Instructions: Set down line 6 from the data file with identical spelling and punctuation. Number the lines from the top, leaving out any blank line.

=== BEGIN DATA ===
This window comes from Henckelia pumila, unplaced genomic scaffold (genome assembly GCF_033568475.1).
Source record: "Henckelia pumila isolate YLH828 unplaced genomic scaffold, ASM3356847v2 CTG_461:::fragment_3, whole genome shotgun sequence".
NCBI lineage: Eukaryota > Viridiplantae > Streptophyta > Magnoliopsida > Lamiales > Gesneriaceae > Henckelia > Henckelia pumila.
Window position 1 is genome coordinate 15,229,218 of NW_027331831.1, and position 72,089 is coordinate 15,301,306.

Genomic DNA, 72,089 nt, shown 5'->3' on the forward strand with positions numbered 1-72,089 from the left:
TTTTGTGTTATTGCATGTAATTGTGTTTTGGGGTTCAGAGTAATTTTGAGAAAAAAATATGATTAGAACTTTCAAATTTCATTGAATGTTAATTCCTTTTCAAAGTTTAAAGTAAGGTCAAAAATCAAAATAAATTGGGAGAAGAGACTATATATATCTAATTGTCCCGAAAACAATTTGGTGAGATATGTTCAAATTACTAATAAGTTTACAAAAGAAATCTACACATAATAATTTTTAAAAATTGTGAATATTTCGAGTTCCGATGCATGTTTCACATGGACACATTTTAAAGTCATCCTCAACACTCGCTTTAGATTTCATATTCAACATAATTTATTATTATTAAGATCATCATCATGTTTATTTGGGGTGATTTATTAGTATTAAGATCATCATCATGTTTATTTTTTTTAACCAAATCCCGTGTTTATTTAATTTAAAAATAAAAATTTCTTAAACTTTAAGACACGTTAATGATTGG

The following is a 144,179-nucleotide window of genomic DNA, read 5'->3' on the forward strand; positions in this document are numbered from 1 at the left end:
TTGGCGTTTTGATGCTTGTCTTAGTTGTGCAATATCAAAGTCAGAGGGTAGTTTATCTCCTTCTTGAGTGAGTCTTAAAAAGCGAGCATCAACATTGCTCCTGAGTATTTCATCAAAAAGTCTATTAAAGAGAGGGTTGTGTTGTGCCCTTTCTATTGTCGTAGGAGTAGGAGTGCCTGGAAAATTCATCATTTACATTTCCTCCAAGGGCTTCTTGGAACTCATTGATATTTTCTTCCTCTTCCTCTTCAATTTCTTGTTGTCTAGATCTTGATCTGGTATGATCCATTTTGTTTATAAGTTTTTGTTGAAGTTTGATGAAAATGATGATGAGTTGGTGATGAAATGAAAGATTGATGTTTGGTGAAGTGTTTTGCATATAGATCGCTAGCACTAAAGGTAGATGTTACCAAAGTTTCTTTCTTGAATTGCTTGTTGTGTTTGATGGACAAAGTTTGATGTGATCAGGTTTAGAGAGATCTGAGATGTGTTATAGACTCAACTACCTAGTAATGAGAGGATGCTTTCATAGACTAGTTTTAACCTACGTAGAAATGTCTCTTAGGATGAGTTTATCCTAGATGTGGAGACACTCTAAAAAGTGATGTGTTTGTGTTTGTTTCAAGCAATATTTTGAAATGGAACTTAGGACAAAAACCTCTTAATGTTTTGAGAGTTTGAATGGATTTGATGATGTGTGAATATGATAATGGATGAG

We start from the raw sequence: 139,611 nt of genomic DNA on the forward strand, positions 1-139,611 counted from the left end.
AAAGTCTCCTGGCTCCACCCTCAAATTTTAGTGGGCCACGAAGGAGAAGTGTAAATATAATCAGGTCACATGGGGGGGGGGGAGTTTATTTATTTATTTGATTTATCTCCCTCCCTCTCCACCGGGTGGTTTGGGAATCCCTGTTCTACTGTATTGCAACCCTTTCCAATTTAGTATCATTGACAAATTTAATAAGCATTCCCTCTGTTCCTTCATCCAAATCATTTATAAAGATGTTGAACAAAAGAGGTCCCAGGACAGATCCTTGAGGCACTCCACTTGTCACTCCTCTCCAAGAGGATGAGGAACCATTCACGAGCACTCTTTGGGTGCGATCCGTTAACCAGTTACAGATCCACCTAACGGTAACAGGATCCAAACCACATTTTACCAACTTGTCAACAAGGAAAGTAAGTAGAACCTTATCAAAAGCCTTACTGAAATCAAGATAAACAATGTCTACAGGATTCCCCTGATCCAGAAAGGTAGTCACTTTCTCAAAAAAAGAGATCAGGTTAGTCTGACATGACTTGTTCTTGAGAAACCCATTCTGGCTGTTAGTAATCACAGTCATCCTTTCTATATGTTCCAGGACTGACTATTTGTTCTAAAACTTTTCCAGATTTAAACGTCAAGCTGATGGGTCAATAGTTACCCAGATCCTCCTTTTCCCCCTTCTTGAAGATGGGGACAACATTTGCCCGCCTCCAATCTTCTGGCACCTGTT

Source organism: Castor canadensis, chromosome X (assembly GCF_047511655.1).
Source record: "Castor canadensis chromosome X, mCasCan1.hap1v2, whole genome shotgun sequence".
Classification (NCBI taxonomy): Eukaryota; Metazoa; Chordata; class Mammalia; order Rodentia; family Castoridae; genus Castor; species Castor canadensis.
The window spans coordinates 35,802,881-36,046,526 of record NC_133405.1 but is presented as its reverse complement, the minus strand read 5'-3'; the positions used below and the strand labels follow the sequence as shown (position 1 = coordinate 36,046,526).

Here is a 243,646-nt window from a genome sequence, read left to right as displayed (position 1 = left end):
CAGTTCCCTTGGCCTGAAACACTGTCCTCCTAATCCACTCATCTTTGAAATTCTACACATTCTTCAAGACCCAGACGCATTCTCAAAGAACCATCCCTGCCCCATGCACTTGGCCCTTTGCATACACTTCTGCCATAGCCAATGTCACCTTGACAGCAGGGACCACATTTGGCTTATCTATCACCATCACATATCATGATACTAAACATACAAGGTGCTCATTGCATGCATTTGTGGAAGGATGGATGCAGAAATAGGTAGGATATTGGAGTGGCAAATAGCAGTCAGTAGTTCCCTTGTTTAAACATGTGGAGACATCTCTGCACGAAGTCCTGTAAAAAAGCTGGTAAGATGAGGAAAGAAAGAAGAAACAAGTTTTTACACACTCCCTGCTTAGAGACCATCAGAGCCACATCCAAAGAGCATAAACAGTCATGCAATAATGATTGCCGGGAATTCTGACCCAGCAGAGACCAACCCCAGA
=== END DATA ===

TTTTGTGTTATTGCATGTAATTGTGTTTTGGGGTTCAGAGTAATTTTGAGAAAAAAATATGATTAGAACTTTCAAATTTCATTGAATGTTAATTCCTTTTCAAAGTTTAAAGTAAGGTCAAAAATCAAAATAAATTGGGAGAAGAGACTATATATATCTAATTGTCCCGAAAACAATTTGGTGAGATATGTTCAAATTACTAATAAGTTTACAAAAGAAATCTACACATAATAATTTTTAAAAATTGTGAATATTTCGAGTTCCGATGCATGTTTCACATGGACACATTTTAAAGTCATCCTCAACACTCGCTTTAGATTTCATATTCAACATAATTTATTATTATTAAGATCATCATCATGTTTATTTGGGGTGATTTATTAGTATTAAGATCATCATCATGTTTATTTTTTTTAACCAAATCCCGTGTTTATTTAATTTAAAAATAAAAATTTCTTAAACTTTAAGACACGTTAATGATTGG